A clumsy Secret Service agent provided proof Friday that President Bush's bodyguards are carrying gas masks like the ones being given combatants in the Persian Gulf to guard against a nerve gas attack.

But a White House official said the president's security force was only worried about the possibility of tear gas during an anti-war demonstration rather than a chemical attack on Washington.The gas masks' existence came to light when a Secret Service agent dropped one onto the lawn from a green canvas bag.

In other gulf-related developments:

- Censorship: Reuter correspondents and photographers covering the gulf war from Iraq, Saudi Arabia and some other parts of the gulf are now subject to censorship.

Iraq has started censoring foreign press reports sent from Baghdad. U.S., British and French authorities have imposed military censorship on journalists in Saudi Arabia and other parts of the gulf.

- Costs: The first two days of Operation Desert Storm could cost as much as $1 billion, largely because of the high price of the ammunition being used against Iraqi forces, a defense analysis group said Friday.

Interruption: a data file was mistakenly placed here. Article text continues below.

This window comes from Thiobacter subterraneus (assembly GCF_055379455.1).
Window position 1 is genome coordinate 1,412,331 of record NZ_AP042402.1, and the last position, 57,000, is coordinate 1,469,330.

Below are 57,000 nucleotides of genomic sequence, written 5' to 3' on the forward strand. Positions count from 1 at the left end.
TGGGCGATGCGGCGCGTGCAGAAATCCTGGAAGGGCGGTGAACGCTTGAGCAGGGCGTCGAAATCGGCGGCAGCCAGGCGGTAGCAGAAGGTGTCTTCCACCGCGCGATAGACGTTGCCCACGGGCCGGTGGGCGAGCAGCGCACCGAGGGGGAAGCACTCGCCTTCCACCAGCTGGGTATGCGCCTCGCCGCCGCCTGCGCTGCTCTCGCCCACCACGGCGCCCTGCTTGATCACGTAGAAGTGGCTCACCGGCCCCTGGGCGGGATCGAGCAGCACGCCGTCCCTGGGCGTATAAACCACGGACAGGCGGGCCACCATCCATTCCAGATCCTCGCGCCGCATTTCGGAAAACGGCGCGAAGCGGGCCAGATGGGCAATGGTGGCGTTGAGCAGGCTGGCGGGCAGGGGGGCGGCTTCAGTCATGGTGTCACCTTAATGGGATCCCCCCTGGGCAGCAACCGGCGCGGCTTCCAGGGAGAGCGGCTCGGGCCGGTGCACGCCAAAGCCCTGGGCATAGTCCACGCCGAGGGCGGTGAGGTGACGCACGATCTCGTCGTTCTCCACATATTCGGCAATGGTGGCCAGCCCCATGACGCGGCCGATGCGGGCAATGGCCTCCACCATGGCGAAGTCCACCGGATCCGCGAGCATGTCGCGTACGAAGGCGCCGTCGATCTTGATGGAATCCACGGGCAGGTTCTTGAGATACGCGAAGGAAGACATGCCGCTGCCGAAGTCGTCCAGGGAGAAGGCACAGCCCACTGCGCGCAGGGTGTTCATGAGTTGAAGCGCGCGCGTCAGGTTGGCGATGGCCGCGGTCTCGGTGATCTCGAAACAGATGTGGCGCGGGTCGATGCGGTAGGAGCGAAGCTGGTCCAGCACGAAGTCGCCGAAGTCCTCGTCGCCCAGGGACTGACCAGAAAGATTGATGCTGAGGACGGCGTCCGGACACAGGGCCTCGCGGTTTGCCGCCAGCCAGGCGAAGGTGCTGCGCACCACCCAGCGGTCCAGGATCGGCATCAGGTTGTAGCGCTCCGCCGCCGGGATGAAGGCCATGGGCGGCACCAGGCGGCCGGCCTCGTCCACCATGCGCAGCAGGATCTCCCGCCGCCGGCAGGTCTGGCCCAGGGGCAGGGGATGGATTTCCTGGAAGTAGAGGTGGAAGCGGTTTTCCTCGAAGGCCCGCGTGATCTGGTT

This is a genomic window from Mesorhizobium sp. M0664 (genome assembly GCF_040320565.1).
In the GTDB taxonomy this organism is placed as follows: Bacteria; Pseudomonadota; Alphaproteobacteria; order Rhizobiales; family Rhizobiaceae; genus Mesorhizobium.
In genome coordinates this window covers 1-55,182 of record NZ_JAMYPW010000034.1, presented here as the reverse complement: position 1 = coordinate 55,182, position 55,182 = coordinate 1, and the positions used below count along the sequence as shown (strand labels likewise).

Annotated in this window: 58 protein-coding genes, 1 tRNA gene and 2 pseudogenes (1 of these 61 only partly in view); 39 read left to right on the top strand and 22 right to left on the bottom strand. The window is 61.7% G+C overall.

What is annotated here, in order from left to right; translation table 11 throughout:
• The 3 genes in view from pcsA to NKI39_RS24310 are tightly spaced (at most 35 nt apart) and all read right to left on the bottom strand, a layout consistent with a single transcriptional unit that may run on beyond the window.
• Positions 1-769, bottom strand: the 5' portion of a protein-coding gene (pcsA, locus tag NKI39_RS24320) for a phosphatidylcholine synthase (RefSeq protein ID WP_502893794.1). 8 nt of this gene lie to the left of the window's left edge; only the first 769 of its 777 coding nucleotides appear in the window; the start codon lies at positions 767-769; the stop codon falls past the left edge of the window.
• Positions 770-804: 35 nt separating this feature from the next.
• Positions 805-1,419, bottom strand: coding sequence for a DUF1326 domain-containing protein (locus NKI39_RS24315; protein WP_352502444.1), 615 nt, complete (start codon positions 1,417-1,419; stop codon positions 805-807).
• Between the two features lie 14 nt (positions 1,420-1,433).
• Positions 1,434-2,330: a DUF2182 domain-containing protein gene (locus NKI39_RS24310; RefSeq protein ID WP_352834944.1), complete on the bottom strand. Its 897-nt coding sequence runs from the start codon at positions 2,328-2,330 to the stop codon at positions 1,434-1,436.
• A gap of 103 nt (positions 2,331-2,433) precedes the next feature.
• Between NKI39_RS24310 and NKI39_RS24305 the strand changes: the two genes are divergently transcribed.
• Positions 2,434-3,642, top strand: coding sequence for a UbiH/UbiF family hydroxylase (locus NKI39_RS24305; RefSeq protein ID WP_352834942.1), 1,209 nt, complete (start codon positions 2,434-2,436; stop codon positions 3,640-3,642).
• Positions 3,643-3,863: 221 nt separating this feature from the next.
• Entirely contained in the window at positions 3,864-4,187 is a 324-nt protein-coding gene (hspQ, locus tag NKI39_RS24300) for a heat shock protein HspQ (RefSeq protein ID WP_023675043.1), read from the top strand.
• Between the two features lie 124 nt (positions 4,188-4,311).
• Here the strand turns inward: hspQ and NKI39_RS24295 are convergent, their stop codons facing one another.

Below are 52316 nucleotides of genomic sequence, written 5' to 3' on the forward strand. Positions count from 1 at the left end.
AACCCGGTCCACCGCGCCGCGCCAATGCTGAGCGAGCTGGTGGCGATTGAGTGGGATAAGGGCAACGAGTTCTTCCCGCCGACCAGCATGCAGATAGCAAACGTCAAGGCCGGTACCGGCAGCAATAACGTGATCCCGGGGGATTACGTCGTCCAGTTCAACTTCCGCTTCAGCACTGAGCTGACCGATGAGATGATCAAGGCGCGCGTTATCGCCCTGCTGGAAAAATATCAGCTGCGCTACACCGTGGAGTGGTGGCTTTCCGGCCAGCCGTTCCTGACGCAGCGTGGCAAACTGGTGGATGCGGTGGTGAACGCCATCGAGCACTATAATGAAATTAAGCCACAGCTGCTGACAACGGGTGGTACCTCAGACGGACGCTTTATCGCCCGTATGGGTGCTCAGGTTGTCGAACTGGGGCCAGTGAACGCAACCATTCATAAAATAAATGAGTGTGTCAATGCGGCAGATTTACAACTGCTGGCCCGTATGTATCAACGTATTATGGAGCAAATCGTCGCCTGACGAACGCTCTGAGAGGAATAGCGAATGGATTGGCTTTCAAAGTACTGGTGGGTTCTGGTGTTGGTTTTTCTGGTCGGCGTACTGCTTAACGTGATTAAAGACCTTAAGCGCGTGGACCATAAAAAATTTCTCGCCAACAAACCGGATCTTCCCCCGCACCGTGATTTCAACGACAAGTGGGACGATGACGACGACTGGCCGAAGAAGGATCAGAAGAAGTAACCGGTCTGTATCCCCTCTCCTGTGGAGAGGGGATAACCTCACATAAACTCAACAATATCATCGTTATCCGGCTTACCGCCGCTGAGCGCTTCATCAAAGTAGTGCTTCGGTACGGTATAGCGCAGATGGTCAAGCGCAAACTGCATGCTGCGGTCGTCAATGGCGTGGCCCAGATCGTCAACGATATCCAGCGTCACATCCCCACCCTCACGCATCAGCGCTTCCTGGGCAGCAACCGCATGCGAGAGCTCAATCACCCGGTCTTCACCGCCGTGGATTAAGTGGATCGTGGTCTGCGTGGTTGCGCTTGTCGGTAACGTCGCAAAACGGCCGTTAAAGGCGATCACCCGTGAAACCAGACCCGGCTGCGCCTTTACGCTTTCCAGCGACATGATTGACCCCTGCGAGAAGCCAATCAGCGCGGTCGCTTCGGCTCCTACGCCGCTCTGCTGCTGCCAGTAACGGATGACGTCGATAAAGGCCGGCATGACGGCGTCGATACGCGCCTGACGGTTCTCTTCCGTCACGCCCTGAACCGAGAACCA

A major chunk of the money spent so far has been for the Tomahawk cruise missiles launched in the initial phase the multinational military operation mounted against Iraq. The group estimates each 20-foot weapon - highly effective in reaching targets - carries a $1.35 million price tag.

- Holy war: Saddam Hussein is wrapping himself in the mantle of Islam, but U.S. Muslim leaders said there is nothing holy about either Iraq's invasion of Kuwait or the allied military response.

Some Muslim officials Friday called for a cease-fire and a resumption of negotiations amid warnings that Saddam's decision to fire missiles at Israel brings the world closer to a conflagration in the Middle East.

- High tech: The videotapes of air strikes on Bagdhad speak not only to the effectiveness of U.S. high-technology weapons, but also to their ability to give a bird's eye view of the Iraqi capital.

The detail on the tapes was so good that, as buildings exploded, automobiles could be seen moving slowly through the streets.

- Ground troops: While the world focuses on the air and missile battles in the Persian Gulf, there has been discernible movement of allied troops along the Kuwait border.

Most notable is the 101st Airborne Division - the Screaming Eagles - a highly mobile combat division likely to be among the first U.S. troops into combat.

The sabbath: Israel's chief rabbis appear to have found a way around a dilemma facing ultra-Orthodox Jews: how to observe strict Sabbath laws while protecting against an Iraqi missile attack.

Jewish law forbids even simple physical activities during the Sabbath, such as turning on the radio. But regulations may be overruled to save lives.

The rabbis said it's all right to leave the radio running on low volume during the Sabbath.